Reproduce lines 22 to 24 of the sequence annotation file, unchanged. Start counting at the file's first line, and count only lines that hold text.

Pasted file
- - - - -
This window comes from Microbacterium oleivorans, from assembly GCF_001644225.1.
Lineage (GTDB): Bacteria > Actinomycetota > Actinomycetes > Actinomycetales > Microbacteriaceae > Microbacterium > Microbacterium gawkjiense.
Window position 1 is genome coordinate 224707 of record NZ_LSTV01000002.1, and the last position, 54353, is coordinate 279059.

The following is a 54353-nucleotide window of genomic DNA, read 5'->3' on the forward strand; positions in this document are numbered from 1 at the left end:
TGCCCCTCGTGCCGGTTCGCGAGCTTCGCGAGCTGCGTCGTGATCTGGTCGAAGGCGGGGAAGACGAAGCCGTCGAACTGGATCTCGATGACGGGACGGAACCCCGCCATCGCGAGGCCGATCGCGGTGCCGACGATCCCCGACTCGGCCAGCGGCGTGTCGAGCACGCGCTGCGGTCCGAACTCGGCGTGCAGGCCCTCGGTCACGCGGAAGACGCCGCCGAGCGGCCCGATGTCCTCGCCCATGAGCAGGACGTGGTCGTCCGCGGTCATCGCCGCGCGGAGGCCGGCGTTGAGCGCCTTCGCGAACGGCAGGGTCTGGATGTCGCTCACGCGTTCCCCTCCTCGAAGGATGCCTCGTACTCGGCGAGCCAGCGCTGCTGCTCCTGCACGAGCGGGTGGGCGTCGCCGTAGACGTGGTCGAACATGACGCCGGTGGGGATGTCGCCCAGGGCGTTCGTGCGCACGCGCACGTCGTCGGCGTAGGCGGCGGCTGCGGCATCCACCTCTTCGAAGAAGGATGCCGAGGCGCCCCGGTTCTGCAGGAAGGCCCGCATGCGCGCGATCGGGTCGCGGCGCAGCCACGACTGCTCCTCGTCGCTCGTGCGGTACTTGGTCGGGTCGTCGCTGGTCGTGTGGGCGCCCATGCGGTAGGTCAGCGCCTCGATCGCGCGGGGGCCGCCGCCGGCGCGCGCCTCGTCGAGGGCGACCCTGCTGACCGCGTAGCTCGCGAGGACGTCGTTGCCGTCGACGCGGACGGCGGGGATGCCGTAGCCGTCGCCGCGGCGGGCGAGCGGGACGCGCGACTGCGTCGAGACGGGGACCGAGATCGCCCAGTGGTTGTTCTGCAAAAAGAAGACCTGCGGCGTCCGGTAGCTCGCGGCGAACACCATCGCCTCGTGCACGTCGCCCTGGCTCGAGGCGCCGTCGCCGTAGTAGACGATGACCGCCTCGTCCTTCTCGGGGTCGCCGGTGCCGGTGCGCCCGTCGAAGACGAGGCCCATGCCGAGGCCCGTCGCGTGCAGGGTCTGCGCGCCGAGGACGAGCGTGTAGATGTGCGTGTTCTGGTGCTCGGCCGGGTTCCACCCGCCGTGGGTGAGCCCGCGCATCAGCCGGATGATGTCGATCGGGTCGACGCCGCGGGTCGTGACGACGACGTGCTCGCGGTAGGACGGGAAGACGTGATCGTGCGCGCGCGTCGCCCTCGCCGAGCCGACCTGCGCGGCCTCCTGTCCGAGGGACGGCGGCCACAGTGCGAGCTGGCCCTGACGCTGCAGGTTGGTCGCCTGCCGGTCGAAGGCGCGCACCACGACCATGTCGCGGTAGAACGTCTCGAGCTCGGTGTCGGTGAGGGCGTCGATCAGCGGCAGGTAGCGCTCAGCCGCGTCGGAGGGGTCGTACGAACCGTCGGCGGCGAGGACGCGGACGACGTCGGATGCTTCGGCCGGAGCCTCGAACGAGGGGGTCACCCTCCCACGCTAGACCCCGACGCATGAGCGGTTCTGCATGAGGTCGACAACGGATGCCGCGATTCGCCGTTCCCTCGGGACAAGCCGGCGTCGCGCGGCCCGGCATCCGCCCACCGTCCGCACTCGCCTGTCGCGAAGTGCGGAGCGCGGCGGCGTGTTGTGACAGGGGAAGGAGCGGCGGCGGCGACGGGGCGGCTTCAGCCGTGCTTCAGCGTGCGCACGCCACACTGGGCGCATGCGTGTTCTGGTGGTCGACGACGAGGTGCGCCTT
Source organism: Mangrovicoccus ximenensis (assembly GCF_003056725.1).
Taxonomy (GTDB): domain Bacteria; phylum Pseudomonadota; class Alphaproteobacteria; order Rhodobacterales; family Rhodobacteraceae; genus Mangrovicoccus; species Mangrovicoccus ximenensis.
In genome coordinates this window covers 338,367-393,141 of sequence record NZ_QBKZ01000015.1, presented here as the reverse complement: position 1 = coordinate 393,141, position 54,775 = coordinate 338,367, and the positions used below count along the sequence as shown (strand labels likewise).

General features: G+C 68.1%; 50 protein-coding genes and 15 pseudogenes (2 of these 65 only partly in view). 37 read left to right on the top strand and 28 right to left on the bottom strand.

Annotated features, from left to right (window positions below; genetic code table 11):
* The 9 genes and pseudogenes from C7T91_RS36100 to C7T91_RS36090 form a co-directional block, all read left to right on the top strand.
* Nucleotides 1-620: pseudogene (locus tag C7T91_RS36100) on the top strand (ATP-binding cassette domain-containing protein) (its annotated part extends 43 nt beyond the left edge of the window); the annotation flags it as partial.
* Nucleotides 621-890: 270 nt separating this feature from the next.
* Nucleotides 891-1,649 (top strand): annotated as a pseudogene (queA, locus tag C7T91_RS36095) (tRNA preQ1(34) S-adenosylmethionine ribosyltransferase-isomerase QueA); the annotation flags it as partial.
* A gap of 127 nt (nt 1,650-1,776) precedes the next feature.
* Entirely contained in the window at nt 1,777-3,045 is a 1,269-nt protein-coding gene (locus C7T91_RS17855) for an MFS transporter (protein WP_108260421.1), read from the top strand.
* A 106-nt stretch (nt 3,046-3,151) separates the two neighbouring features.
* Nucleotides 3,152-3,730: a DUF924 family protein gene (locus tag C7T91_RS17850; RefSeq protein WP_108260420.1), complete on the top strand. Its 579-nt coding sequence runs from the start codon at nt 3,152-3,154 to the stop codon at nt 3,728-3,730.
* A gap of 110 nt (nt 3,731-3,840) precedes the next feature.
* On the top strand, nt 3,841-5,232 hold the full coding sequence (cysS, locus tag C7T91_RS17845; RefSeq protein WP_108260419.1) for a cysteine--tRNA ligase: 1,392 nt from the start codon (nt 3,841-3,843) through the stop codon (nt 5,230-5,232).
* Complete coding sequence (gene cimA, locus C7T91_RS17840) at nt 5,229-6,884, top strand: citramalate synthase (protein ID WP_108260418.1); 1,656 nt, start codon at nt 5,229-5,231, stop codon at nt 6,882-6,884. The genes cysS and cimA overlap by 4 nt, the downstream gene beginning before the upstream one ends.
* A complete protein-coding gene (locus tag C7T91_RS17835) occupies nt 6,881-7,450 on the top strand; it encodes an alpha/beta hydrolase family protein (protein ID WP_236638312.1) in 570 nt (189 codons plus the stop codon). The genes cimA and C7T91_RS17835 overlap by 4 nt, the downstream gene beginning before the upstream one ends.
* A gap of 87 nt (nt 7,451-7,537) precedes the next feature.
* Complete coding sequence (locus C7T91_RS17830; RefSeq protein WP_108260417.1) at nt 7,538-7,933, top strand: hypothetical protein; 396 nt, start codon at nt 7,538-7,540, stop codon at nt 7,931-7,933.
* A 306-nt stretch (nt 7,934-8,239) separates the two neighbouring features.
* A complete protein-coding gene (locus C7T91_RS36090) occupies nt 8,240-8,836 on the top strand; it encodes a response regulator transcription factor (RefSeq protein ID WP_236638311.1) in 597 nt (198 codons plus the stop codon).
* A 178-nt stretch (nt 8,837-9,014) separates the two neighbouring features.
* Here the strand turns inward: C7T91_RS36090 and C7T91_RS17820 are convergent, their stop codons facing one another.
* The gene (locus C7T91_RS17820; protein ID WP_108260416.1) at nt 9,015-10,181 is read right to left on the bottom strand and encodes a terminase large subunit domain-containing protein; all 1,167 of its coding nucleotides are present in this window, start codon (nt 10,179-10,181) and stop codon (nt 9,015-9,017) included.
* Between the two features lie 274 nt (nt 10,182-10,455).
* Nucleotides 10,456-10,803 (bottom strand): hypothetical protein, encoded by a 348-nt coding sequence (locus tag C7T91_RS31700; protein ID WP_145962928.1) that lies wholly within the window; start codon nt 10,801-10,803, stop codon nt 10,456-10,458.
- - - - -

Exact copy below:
* A complete protein-coding gene (locus tag C7T91_RS17835) occupies nt 6,881-7,450 on the top strand; it encodes an alpha/beta hydrolase family protein (protein ID WP_236638312.1) in 570 nt (189 codons plus the stop codon). The genes cimA and C7T91_RS17835 overlap by 4 nt, the downstream gene beginning before the upstream one ends.
* A gap of 87 nt (nt 7,451-7,537) precedes the next feature.
* Complete coding sequence (locus C7T91_RS17830; RefSeq protein WP_108260417.1) at nt 7,538-7,933, top strand: hypothetical protein; 396 nt, start codon at nt 7,538-7,540, stop codon at nt 7,931-7,933.